SPAB was particularly interested to see that when it came to the value of their homes, people rated "fun" household spending on desirable interior features like decor and sparkling new kitchens and bathrooms significantly lower than "boring" (but essential) maintenance – 26% vs 58%.
This cautious, good-sense approach was emphasised by the fact that half of the homeowners questioned (49%) disagreed with the statement: "I often buy or do things I probably shouldn’t, just to treat myself." In fact, over a quarter (26%) of all those questioned said that they have made a deposit into a regular savings account in the past month, and nearly a third of those who have done so (31%) say they are saving for "rainy day" expenses such as house repairs.
More than half of the homeowners surveyed (58%) believe that how well their property is maintained (eg the gutters, brickwork, roof, damp prevention etc) is one of the most important factors in determining the value of their property. More people cited good maintenance than factors including number of bedrooms, internal décor, up to date kitchen and bathroom fittings, the existence of a garden, garage or off-street parking. Only "area" scored more highly – but at 62%, only just!
Philip Venning, SPAB’s Secretary, said: "We were fascinated by the results. Not surprisingly, a new spirit of austerity is abroad. After years when many homeowners seemed to value style over substance it is apparent that the ‘bling’ days of spending on highly visible home ‘improvements’ like state-of-the-art kitchens and bathrooms are behind us with more of us making sober, serious decisions about where our money really counts. For SPAB the survey shows that people have woken up to the fact that a well-maintained property is a key asset."
Even more encouragingly, when homeowners were asked if the current economic climate put them off spending money on maintaining or repairing their property, 59 % disagreed, (it’s worth noting that 22% of them disagreed strongly). In effect, three in five respondents saw maintenance as an important investment.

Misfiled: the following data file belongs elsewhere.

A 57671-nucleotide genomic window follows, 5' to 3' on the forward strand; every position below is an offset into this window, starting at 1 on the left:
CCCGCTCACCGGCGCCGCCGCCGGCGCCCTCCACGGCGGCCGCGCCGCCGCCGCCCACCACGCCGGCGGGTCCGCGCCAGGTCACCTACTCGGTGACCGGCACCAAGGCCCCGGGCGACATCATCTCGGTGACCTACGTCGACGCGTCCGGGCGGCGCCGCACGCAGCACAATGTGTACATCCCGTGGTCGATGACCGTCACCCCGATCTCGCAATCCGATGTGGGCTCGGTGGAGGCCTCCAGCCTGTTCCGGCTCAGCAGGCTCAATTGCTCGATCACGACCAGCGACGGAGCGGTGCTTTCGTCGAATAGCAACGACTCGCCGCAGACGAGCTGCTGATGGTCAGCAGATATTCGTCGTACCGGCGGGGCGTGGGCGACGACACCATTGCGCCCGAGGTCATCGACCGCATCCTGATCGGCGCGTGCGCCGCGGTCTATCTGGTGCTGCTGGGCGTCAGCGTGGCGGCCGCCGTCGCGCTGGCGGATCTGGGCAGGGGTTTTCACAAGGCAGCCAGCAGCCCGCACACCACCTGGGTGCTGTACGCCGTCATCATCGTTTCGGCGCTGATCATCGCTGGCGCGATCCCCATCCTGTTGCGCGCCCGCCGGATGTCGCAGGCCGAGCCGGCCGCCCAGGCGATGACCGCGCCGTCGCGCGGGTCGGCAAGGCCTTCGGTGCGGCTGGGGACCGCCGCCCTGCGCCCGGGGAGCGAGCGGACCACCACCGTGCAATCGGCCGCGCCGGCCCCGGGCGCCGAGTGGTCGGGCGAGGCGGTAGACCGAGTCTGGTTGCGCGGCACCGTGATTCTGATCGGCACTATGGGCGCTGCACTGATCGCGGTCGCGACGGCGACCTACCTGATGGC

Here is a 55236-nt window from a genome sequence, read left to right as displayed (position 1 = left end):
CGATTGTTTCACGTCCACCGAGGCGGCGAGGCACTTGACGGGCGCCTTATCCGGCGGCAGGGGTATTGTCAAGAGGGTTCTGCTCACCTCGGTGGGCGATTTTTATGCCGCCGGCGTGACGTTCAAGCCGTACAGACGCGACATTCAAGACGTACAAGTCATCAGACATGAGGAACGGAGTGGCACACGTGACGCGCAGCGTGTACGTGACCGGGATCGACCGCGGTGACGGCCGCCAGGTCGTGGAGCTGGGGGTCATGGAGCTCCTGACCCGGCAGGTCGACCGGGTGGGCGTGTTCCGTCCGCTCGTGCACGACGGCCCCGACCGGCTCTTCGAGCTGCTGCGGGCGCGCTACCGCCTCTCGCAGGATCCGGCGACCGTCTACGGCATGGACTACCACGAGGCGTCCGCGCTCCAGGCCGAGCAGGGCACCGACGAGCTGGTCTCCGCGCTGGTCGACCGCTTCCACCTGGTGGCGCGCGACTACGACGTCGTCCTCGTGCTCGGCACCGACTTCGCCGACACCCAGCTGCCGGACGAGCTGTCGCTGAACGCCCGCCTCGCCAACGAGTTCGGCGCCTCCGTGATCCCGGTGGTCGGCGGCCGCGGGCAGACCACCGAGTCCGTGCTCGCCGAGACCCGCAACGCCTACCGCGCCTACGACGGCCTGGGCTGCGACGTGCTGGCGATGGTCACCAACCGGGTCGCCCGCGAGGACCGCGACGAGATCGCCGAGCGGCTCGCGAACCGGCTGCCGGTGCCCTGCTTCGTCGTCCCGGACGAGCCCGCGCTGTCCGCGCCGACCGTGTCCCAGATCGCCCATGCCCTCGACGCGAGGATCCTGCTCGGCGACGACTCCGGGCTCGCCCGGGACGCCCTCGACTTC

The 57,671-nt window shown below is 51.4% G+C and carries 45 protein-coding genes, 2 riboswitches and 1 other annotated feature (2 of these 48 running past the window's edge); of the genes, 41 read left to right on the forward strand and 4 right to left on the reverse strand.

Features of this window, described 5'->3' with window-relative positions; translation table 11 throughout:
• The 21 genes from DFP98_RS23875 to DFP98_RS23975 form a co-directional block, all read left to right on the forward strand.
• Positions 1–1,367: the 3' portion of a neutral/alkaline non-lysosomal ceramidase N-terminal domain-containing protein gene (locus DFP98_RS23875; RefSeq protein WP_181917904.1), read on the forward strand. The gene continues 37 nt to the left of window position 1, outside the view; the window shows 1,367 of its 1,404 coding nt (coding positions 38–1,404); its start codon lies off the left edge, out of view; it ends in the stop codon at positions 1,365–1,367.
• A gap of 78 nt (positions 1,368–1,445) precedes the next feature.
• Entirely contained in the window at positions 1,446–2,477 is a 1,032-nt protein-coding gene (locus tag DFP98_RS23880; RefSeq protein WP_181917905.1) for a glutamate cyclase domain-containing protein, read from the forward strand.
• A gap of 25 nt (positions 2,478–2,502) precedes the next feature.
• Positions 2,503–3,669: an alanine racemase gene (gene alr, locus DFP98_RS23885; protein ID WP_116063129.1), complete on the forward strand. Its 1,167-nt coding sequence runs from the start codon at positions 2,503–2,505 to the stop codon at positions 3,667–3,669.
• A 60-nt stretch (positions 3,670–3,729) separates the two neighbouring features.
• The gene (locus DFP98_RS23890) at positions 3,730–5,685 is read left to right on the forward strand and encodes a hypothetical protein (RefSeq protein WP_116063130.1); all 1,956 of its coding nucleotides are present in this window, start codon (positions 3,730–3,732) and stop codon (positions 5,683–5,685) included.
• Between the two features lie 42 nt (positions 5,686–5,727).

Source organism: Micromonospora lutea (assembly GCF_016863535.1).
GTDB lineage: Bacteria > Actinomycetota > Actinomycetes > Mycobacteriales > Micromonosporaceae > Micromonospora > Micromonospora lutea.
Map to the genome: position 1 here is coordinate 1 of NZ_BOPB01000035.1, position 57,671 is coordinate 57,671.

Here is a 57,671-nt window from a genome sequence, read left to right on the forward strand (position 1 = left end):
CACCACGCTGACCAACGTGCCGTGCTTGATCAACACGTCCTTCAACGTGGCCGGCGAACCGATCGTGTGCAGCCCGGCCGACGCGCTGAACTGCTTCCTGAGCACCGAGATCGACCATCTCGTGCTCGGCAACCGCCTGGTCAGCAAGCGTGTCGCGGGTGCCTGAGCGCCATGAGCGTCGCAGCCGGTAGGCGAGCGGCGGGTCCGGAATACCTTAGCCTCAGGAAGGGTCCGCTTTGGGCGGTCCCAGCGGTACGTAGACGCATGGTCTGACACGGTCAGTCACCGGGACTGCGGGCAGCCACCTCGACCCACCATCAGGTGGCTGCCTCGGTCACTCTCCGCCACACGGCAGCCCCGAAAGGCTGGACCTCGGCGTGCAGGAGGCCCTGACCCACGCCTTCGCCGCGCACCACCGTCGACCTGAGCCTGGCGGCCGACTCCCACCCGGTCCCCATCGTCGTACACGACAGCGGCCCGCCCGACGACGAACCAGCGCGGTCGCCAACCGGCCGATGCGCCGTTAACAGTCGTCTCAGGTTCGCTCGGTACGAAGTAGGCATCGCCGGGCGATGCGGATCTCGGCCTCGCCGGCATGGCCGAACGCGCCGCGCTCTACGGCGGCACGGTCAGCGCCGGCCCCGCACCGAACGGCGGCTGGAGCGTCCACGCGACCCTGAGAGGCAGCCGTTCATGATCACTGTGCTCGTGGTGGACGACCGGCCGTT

And half of those questioned (exactly 50%) felt very or reasonably confident about carrying out basic repairs to their property themselves. (Male owner occupiers are more likely than female owner occupiers to feel happy about carrying out most of the simple repairs and maintenance – 67% vs 34%)
When it comes to keeping up appearances, the survey also suggests that in 2011 people are more likely to check the exterior of the properties than spend money on personal beauty and body treats. SPAB was interested to see that in the last month significantly more people surveyed (21%) had checked the outside condition of their home or made repairs to it, than bought or had a beauty treatment (11%) or visited the gym (17%).
In addition, the fine old tradition of "keeping up with the Joneses" – in terms of purchasing covetable premium items – seems to be on the back-burner. While a quarter (26%) of all those surveyed made a deposit into regular savings account in the last month, just one in 20 (6%) splashed their cash on new television and just one in ten (11%) had bought/upgraded a mobile phone.
Philip Venning said: "SPAB has organised National Maintenance Week for the last decade to encourage anyone who cares for a property – not just ancient ones – to take a few simple steps to ensure that it’s ready for winter. Many people can tackle straightforward things like checking and clearing blocked gutters and drains themselves, but equally, our annual campaign is a timely reminder that, sometimes, calling in a professional to fix roof tiles or broken guttering can save money in the long run.
"For us the survey shows that in this uncertain economic climate homeowners see their property as a key asset and they clearly view good maintenance as a way to help that asset keep its value. In fact we were amazed and very pleased to see that one fifth of all those surveyed had taken the trouble to check the exterior of their home for damage or made repairs to it in the last month. It’s gratifying that our simple maintenance message is striking home."
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